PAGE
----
An earthquake of magnitude 4.0 hit the northern end of Bárðarbunga between 4 and 5 am yesterday morning. The volcano, which lies under the massive Vatnajökull glacier, caused the 2014-2015 Holuhraun eruption in the northeastern highlands of Iceland.
The most unusual bathing place in Iceland, a natural pool to the north-east of the newly formed lava at Holuhraun in the 2014-15 eruption, has now disappeared.
An earthquake measuring 4.4 on the Richter Scale shook the Bárðarbunga volcano at 07.11 this morning.
There was a major earthquake on the northern edge of the Bárðarbunga volcanic craters at around midnight last night.
A helicopter pilot from Reykjavík Helicopters has been charged by the Northeast Iceland Chief of Police for landing three times with passengers and letting them out in a restricted area during the volcanic eruption in Holuhraun.
Geologists are now investigating data that indicates that magma might be accumulating again under Bárðarbunga volcano in Vatnajökull glacier. The Holuhraun eruption, which took place between August 31, 2014, and February 27, 2015, was part of a series of events which started in the volcano in...
Police investigation has revealed that Scots, who on their website bragged about their off-road driving in Iceland, exaggerated their adventures.
Two men from Scotland who are traveling Iceland for charity in a modified 4x4 are under investigation for the crime of off-road driving. They set off intending to drive up five Icelandic volcanoes this August.
Emissions of sulfur dioxide from the volcanic eruption at Holuhraun amounted to nearly 12 million tons. That is more than the total emission of the dangerous gas over the whole of Europe in 2011, according to University of Iceland scientist, Sigurður Reynir Gíslason.
Employees of Vatnajökull National Park have finished marking a hiking trail leading from the road across Dyngjusandur plains and up the northern edge of Holuhraun lava field in the northeastern highlands. The trail opened on Thursday.
A new road will be marked out this summer near to the site of the Holuhraun volcanic eruption. The driving track will replace the old route which was lost under the lava.
Scientists at the Icelandic Met Office have calculated that a total of 11 million tons of sulfur dioxide (SO2) were emitted during the six-month Holuhraun eruption in Iceland’s northeastern highlands.
Hiking tours to the Holuhraun eruption site this upcoming summer are sold out at two tour operators, Ferðafélag Íslands (the Iceland Touring Association) and Útivist, which have mainly catered to Icelandic tourists. Other companies are also organizing trips to the eruption site ahead of the peak...
Now that tourists can visit the Holuhraun eruption site, they must pay close attention to the levels of toxic volcanic gases in the area as the lava field will continue to degas for several months. This will soon be possible on the websites vedur.is and loftgaedi.is.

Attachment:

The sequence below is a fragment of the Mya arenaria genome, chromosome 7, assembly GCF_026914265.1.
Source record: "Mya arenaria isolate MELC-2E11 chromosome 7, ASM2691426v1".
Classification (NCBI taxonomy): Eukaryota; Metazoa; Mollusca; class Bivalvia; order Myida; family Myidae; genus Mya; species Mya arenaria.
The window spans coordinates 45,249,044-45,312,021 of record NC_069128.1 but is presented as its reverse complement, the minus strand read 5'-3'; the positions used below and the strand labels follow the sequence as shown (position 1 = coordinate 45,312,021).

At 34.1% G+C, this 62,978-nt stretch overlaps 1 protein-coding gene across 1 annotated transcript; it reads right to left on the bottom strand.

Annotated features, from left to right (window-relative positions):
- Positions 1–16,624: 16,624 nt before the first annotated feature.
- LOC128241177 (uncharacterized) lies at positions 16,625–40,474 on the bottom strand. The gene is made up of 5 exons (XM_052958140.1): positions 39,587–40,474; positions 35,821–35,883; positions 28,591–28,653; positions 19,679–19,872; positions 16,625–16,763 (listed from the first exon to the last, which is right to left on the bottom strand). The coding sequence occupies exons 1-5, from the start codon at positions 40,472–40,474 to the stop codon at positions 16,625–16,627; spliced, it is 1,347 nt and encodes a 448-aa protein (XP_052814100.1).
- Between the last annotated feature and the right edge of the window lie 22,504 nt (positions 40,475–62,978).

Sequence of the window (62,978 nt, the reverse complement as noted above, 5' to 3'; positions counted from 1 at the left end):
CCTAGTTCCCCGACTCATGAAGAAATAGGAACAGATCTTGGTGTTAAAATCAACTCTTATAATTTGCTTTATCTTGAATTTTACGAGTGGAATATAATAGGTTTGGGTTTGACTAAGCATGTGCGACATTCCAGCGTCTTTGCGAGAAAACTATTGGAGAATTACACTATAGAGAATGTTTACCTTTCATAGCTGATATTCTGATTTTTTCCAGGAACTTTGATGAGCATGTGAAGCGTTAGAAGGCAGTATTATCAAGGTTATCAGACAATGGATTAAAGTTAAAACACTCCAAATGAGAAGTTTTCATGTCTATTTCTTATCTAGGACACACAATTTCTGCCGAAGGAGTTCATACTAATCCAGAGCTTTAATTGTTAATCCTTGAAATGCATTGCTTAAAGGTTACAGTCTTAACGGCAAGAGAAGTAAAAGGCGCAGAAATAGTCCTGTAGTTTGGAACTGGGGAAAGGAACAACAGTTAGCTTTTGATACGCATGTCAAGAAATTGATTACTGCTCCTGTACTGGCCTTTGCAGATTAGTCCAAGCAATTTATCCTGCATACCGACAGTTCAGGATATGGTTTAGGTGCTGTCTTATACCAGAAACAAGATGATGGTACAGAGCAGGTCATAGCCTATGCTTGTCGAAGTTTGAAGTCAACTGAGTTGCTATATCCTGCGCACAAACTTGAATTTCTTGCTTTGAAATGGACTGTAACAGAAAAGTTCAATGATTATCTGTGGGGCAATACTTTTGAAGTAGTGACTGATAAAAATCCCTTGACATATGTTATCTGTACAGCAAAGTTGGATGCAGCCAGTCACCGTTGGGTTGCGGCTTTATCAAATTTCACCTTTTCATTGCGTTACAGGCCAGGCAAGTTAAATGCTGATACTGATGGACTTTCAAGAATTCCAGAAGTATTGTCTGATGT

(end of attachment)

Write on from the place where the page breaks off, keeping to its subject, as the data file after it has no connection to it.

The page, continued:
The air pollution caused by volcanic gases emitted during the eruption in Holuhraun was above the health protection limit for a total of 107 hours in Höfn, Southeast Iceland. Inhabitants in Höfn were subject to air pollution for more hours than in any other community in Iceland, as revealed at a...
The restricted area around the Holuhraun eruption site has been significantly reduced. The restricted area now extends 20 m (66 feet) outside the edges of the new lava field, to the edge of Dyngjujökull outlet glacier on the south side, the river Jökulsá á Fjöllum to the east and to the...
The district council of Skútustaðahreppur by Lake Mývatn, which is responsible for naming the new natural phenomena created in the Holuhraun eruption in the northeastern highlands, is planning to do so before the official first day of summer, April 23.
Volcanologist Haraldur Sigurðsson, who predicted the end of the Holuhraun eruption with remarkable accuracy, wrote on his blog yesterday that there are indications that the caldera of Bárðarbunga volcano, which fed the Holuhraun eruption, has begun rising again.
Scientists expect that a new lake will appear in the northeastern highlands this summer when the melt-water from Vatnajökull glacier will flow into Jökulsá á Fjöllum, making it more voluminous. The new lava from the Holuhraun eruption has blocked some of the river’s waterways, pushing the river...
Following the declaration that the half-year-long volcanic eruption at Holuhraun is over and that seismic activity at Bárðarbunga is greatly reduced, the northeast Iceland police have decided to lift their ban on access to Jökulsárgljúfur.
The Scientific Advisory Board of the Icelandic Civil Protection met this morning with representatives of the Icelandic Civil Protection, the Environmental Agency of Iceland and the Directorate of Health to discuss the situation at the Holuhraun eruption site.
The volcanic eruption in Holuhraun lasted almost six months, from August 31 (a minor eruption began in a similar location on August 29 and lasted a few hours) and ended on February 27, or 181 days in total.